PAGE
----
Israel offered no concrete evidence tying the bombing to Iran, and Bulgarian officials cautioned that it was too early to attribute responsibility.
Even as it blamed Iran, Israel, which has threatened military action to halt Iran’s alleged nuclear weapons program, also signaled that its response would not be overt.
“No option has been ruled out. But the last thing that we should do is shoot from the hip. It is better to keep our cool and use our judgment,” Israeli Deputy Foreign Minister Danny Ayalon told Israel Radio. Defense Minister Ehud Barak said Israel would “find those responsible, and those who dispatched them, and punish them.”
Israeli security analysts said the response is likely to be unseen, part of what is widely believed to be a clandestine, tit-for-tat cycle of attacks and assassinations between Israel and Iran. Because the bombing in Bulgaria, if carried out by Hezbollah, was at the “sub-state level,” Israel will probably respond in kind, said Yoram Schweitzer, who researches Iran and Hezbollah at the Institute for National Security Studies in Tel Aviv.
“The level of trying to prevent the Iranian nuclear program is a much higher and more intensive level of warfare,” Schweitzer said. “One can’t mix these two. If Israel is looking for a pretext, I’m not sure it will find it in this.”
Other analysts said that Israel, despite its threats, is unwilling to attack Iran without American backing. Asked about the possibility on Thursday, White House spokesman Jay Carney told reporters the United States believes that “the window for a peaceful resolution to this is still open and that the right approach is to continue to put pressure on Iran to live up to its international obligations and forsake its nuclear weapons ambitions.”
U.S. intelligence officials said it was “plausible” that Hezbollah carried out the attack but that analysts at the CIA and other agencies were still evaluating the intelligence surrounding the bombing and had not reached a conclusion.
“I think there’s a lot of people that assume, and have since day one, that this is Hezbollah,” said a senior U.S. official, who added that U.S. intelligence agencies had not reached such an assessment.
President Obama condemned the bombing on Thursday, saying during a campaign swing in Florida that it was “barbaric” and “ruthless.”
Bulgarian officials said the attack was carried out by a suicide bomber carrying a fake Michigan driver’s license, and they said they were analyzing DNA to identify him. They released video surveillance footage showing a rangy, long-haired man in his 30s, whose baseball cap and plaid shorts helped him blend easily into the crowd at the airport in the city of Burgas. The bombing took place in the parking lot as Israelis boarded a bus that was to take them to a hotel.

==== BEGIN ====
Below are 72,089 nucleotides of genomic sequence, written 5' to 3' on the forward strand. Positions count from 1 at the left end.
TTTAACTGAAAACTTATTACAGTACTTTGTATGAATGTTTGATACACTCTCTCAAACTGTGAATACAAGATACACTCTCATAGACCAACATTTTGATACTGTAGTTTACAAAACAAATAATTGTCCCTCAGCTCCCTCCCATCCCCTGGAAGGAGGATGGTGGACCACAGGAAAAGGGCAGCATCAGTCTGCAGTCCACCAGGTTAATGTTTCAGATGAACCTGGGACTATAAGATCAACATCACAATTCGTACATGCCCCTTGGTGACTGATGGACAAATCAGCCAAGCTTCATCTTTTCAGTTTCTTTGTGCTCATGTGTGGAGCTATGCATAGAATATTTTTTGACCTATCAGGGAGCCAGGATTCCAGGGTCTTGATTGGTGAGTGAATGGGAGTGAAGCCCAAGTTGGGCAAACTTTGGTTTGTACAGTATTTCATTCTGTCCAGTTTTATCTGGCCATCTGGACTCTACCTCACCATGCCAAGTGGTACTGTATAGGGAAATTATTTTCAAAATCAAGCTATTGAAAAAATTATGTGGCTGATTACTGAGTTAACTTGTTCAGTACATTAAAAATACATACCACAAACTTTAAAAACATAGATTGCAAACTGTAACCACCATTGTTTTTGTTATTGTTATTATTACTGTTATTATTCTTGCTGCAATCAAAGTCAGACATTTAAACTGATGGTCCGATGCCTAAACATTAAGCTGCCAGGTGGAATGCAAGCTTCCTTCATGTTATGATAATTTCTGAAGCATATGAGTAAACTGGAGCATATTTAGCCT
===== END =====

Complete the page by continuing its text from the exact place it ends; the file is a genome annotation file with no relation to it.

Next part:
Iranian officials denied involvement Thursday.
Israeli diplomats and tourists have been targeted this year in a string of attacks and attempted attacks in a half-dozen countries, including Thailand and Kenya. Israel and the United States have tied the attacks to Iran and Hezbollah.
Iran has accused Israel of retaliating with assassinations of scientists involved in the Iranian nuclear program, which Israel views as an existential threat.
On Thursday, Israel seemed determined to use the attack to again focus world attention
on the dangers of Iran, which Netanyahu called the “premier terrorist-supporting state.” Galvanizing international pressure against Iran’s alleged nuclear weapons program has been one of Netanyahu’s key missions, and it is one widely perceived as successful. The United States and Europe have tightened sanctions against Iran, damaging its economy, and have stepped up talks with the country. Those diplomatic efforts have not yet borne fruit. Iran maintains that its uranium-enrichment program is for peaceful purposes.
Like the Bulgarians, U.S. officials declined to cast blame for the bombing. Some Israeli analysts questioned Israel’s certainty about the perpetrator and said it might have been premature to name Iran and Hezbollah.
“As long as we do not have any solid information about it, it is better to wait,” said Danny Yatom, a former director of the Israeli spy agency Mossad.
Meir Javedanfar, an Iranian Israeli lecturer at Israel’s Herzliya Interdisciplinary Center, said the Bulgaria attack fit the recent pattern of plots by Iran and Hezbollah against Israelis abroad. But it was also unusually brazen, he said. If Iran was behind the attack, Javedanfar said, “the Ayatollah Khomeini may have committed one of the biggest mistakes of his recent career. It’s one thing to kill Israelis. It’s another to kill them on E.U. soil. . . .
Then the idea of the E.U. removing the oil sanctions anytime soon should be put on a shelf.”
Bulgaria’s press reported Thursday that the suicide bomber was a Swedish national captured in Afghanistan in 2001 and then detained for two years at the U.S. military prison at Guantanamo Bay, Cuba — an assertion that, if true, could indicate an al-Qaeda link to the attack. Swedish officials quickly denied the report.
An attack by al-Qaeda on Israelis would be unusual, but not unprecedented. The terror organization asserted responsibility for a deadly dual assault on an Israeli jet and
Israeli-owned hotel in Mombasa, Kenya, in 2002.
On Thursday, Israeli military jets that had flown to Bulgaria returned with more than 30 Israelis who were wounded in the bombing and the remains of the five tourists who were killed. Their funerals are scheduled to take place Friday.
Greg Miller in Washington contributed to this report.